So what do the separatist groups want? It is wrong to see them as being only terrorist groups. They operate in an intellectual framework, and there is a higher idea that drives the violence. This is a perfect state with an executive who is pious, male and Sunni. Such a state, where all is done according to the book, will get God to shower his blessings on the citizens, who will all be Sunnis.

There are three types of Sunnis in Kashmir. Unionists, separatists, and neutrals. Unionists, like Omar Abdullah, are secular and likely to be repelled by separatism because they have seen the damage caused by political Islam in Pakistan. They might not be in love with Indians, but they see the beauty of the Indian Constitution. Neutrals, like Mehbooba Mufti, are pragmatic and will accept the Indian Constitution when in power, though they show defiance when out of it. This is fine, because they respond to a Muslim constituency that is uncertain, but isn’t totally alienated. The longer these two groups participate in democracy in Kashmir, the weaker the separatists become. The current violence is a result of this. Given their boycott of politics, the Hurriyat must rally its base by urging them to violence and most of it happens in Maisuma and Sopore. The violence should also clarify the problem in the minds of neutrals: If Kashmiri rule does not solve the azadi problem, what will?

India’s liberals are defensive when debating Kashmir because of our unfulfilled promise on plebiscite. But they shouldn’t be. There is really no option to secular democracy, whether one chooses it through a plebiscite or whether it is imposed. It is a universal idea and there is no second form of government in any culture or religion that works. The Islamic state is utopian and it never arrives. Since it is driven by belief, however, the search becomes quite desperate.

India has a constitution; Pakistan has editions. These are the various Pakistani constitutions: 1935 (secular), 1956 (federal), 1962 (dictatorial), 1973 (parliamentary), 1979 (Islamic), 1999 (presidential), 2008 (parliamentary). Why do they keep changing and searching? Muslims keep trying to hammer in Islamic bits into a set of laws that is actually quite complete. This is the Government of India Act of 1935, gifted to us by the British.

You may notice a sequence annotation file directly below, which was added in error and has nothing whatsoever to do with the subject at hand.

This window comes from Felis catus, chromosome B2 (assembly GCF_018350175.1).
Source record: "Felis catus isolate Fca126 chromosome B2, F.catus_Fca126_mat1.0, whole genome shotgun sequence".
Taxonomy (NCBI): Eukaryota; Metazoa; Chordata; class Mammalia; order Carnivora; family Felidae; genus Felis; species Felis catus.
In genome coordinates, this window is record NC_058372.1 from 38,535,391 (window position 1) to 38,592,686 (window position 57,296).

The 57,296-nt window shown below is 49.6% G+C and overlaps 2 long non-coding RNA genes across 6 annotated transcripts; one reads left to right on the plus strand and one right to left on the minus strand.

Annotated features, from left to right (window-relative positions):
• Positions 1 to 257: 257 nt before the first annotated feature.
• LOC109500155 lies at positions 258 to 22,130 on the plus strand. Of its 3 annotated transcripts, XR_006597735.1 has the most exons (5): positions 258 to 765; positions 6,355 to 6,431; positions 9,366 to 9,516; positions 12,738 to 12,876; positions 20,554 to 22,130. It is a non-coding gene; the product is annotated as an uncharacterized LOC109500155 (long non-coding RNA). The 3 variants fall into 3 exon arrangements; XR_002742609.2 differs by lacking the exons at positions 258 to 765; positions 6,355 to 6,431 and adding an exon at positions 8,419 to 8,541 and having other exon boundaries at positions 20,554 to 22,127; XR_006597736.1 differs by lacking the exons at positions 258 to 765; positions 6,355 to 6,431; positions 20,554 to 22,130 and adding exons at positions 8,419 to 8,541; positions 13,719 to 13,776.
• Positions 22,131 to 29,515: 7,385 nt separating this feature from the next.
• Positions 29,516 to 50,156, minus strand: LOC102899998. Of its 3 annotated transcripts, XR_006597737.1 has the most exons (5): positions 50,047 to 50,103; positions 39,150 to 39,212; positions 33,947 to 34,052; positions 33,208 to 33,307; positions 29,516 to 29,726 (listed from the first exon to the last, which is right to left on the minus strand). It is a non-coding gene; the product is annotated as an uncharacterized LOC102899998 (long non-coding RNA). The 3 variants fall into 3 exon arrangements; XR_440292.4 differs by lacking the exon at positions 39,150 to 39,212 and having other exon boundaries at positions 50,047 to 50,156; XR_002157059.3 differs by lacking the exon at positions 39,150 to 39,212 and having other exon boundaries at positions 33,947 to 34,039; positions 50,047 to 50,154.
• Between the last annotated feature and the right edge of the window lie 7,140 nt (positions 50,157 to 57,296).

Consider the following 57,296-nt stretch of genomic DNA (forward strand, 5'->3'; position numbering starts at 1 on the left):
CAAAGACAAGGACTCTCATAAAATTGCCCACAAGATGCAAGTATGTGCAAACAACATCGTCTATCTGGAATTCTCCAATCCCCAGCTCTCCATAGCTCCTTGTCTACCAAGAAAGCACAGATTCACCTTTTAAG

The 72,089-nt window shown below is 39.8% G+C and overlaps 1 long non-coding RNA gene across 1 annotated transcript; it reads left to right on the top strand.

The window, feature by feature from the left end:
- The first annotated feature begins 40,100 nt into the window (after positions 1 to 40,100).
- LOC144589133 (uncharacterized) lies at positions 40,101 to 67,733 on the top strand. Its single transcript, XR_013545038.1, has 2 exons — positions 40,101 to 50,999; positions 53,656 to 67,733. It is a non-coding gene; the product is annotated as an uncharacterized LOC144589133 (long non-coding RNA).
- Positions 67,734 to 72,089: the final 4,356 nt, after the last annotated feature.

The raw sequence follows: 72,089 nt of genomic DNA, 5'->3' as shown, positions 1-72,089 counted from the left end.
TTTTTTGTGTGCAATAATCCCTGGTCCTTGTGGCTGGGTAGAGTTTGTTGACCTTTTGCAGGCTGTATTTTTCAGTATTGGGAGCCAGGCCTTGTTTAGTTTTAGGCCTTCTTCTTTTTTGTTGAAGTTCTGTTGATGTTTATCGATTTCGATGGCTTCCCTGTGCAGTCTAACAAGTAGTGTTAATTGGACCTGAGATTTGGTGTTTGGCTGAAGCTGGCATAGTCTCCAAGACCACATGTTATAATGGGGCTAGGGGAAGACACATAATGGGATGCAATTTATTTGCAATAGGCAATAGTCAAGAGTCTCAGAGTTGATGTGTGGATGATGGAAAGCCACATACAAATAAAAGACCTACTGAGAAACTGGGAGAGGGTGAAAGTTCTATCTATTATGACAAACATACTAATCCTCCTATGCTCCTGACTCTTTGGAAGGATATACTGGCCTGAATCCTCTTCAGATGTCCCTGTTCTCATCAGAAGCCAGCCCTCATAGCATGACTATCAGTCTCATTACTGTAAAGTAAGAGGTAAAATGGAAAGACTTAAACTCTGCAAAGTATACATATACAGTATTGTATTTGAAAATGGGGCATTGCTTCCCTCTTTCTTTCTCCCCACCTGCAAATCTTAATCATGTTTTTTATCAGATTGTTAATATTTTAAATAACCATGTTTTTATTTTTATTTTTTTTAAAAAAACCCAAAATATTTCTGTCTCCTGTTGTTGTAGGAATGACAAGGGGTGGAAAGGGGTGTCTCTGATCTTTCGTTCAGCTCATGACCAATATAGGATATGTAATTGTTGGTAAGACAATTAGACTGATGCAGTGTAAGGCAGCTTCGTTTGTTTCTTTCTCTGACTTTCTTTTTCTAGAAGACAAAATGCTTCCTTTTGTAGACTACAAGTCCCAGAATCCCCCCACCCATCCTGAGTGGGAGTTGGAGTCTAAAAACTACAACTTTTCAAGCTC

Kashmiris have it, and perhaps at some point they will learn to appreciate its beauty.

The Boiling Pot Called Kashmir - 6

Kashmir's turbulence affects its credit worthiness

ADB refuses to release Rs 1410 Cr urban development loan to J&K

Citing serious organizational problems, poor technical expertise and failure to achieve disbursement targets, Asian Development Bank (ADB) has refused to release second installment of Rs 1410 crore loan to Economic Reconstruction Agency (ERA) towards implementation of Jammu and Kashmir Urban Sector Development Investment Program (JKUSDIP).

The bank has rebutted claims of ERA and said that the agency has not only failed to meet the set targets but also lacks visionary leadership and capacity to undertake major developmental initiatives. Bank has made these observations in a report prepared by its contact mission comprising of urban economist Hiroyuki Ikemoto and Project Implementation Officer (PIO) Saugata Dasgupta.

The team was in Jammu and Kashmir from July 14 to 17, 2010 to review ERA’s performance vis-à-vis release of first installment of around Rs 200 crore by ADB in June 2007 for the implementation of urban sector development investment program. It also had to evaluate ERA’s preparedness for the proposed second periodic financing request for carrying forward the developmental program.

In the report the team has observed that ERA’s cumulative contract award was Rs 128.78 crore i.e. 64 per cent of the loan between 2008 and 2010 while as disbursement achieved during the same period was Rs19.364 crore, which is just 8 per cent of the actual loan amount sanctioned for the programme. Refusing to buy security and climate of the State for slow progress in project implementation, ADB report has held human factors responsible for this.

“Delay in ERA internal decision making procedures, delay in payments, weak monitoring of consultants’ performance and contractor’s work resulting in dishonesty, preciseness, logical thinking, communication, punctuality amongst consultants, lack of attention to remedial measures advised by review missions and limited participation of contractor and consultants in bidding due to perceived business risks,” the ADB report observes.